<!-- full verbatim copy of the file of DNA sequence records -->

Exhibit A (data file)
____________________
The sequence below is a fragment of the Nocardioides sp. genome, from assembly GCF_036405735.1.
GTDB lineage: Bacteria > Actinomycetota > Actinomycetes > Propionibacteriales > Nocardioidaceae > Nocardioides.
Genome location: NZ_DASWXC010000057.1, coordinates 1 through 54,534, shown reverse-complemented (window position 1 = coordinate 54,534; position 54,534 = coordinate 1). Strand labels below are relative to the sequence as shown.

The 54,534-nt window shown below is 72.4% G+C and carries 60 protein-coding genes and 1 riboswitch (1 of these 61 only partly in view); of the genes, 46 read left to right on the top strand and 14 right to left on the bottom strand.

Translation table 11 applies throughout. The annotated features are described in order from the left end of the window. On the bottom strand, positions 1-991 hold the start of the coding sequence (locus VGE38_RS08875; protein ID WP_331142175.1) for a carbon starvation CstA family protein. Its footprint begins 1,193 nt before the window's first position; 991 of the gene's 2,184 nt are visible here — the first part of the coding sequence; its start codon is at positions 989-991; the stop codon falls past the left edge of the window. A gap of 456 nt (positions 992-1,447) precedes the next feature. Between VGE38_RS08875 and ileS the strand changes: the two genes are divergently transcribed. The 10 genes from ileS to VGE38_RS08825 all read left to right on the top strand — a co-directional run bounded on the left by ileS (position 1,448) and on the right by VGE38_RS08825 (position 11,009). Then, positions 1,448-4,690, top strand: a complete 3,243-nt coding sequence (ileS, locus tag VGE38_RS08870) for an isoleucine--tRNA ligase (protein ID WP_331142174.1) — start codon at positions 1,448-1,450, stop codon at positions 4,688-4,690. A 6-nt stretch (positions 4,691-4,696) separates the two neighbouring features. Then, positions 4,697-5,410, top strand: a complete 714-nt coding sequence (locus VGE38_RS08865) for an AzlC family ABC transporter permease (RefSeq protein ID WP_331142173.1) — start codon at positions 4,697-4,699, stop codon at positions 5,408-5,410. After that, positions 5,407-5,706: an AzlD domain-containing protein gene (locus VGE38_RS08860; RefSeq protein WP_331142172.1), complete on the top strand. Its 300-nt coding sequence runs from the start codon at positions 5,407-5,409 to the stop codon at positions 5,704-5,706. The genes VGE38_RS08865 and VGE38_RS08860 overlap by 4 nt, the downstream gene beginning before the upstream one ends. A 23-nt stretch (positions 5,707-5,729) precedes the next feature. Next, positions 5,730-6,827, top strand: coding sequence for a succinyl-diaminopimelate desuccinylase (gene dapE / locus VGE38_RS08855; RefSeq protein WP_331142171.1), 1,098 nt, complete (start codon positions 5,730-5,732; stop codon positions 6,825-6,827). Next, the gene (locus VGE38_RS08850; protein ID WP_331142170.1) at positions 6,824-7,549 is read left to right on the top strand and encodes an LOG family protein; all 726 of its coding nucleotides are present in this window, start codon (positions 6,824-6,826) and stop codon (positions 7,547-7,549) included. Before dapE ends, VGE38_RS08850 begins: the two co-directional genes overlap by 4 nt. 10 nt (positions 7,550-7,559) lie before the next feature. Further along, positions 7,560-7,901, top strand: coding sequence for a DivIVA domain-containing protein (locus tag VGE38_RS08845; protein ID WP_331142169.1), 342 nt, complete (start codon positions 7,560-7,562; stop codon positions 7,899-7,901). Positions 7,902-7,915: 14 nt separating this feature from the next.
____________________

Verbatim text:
The sequence below is a fragment of the Nocardioides sp. genome, from assembly GCF_036405735.1.
GTDB lineage: Bacteria > Actinomycetota > Actinomycetes > Propionibacteriales > Nocardioidaceae > Nocardioides.
Genome location: NZ_DASWXC010000057.1, coordinates 1 through 54,534, shown reverse-complemented (window position 1 = coordinate 54,534; position 54,534 = coordinate 1). Strand labels below are relative to the sequence as shown.

The 54,534-nt window shown below is 72.4% G+C and carries 60 protein-coding genes and 1 riboswitch (1 of these 61 only partly in view); of the genes, 46 read left to right on the top strand and 14 right to left on the bottom strand.

Translation table 11 applies throughout. The annotated features are described in order from the left end of the window. On the bottom strand, positions 1-991 hold the start of the coding sequence (locus VGE38_RS08875; protein ID WP_331142175.1) for a carbon starvation CstA family protein. Its footprint begins 1,193 nt before the window's first position; 991 of the gene's 2,184 nt are visible here — the first part of the coding sequence; its start codon is at positions 989-991; the stop codon falls past the left edge of the window. A gap of 456 nt (positions 992-1,447) precedes the next feature. Between VGE38_RS08875 and ileS the strand changes: the two genes are divergently transcribed. The 10 genes from ileS to VGE38_RS08825 all read left to right on the top strand — a co-directional run bounded on the left by ileS (position 1,448) and on the right by VGE38_RS08825 (position 11,009). Then, positions 1,448-4,690, top strand: a complete 3,243-nt coding sequence (ileS, locus tag VGE38_RS08870) for an isoleucine--tRNA ligase (protein ID WP_331142174.1) — start codon at positions 1,448-1,450, stop codon at positions 4,688-4,690. A 6-nt stretch (positions 4,691-4,696) separates the two neighbouring features. Then, positions 4,697-5,410, top strand: a complete 714-nt coding sequence (locus VGE38_RS08865) for an AzlC family ABC transporter permease (RefSeq protein ID WP_331142173.1) — start codon at positions 4,697-4,699, stop codon at positions 5,408-5,410. After that, positions 5,407-5,706: an AzlD domain-containing protein gene (locus VGE38_RS08860; RefSeq protein WP_331142172.1), complete on the top strand. Its 300-nt coding sequence runs from the start codon at positions 5,407-5,409 to the stop codon at positions 5,704-5,706. The genes VGE38_RS08865 and VGE38_RS08860 overlap by 4 nt, the downstream gene beginning before the upstream one ends. A 23-nt stretch (positions 5,707-5,729) precedes the next feature. Next, positions 5,730-6,827, top strand: coding sequence for a succinyl-diaminopimelate desuccinylase (gene dapE / locus VGE38_RS08855; RefSeq protein WP_331142171.1), 1,098 nt, complete (start codon positions 5,730-5,732; stop codon positions 6,825-6,827). Next, the gene (locus VGE38_RS08850; protein ID WP_331142170.1) at positions 6,824-7,549 is read left to right on the top strand and encodes an LOG family protein; all 726 of its coding nucleotides are present in this window, start codon (positions 6,824-6,826) and stop codon (positions 7,547-7,549) included. Before dapE ends, VGE38_RS08850 begins: the two co-directional genes overlap by 4 nt. 10 nt (positions 7,550-7,559) lie before the next feature. Further along, positions 7,560-7,901, top strand: coding sequence for a DivIVA domain-containing protein (locus tag VGE38_RS08845; protein ID WP_331142169.1), 342 nt, complete (start codon positions 7,560-7,562; stop codon positions 7,899-7,901). Positions 7,902-7,915: 14 nt separating this feature from the next.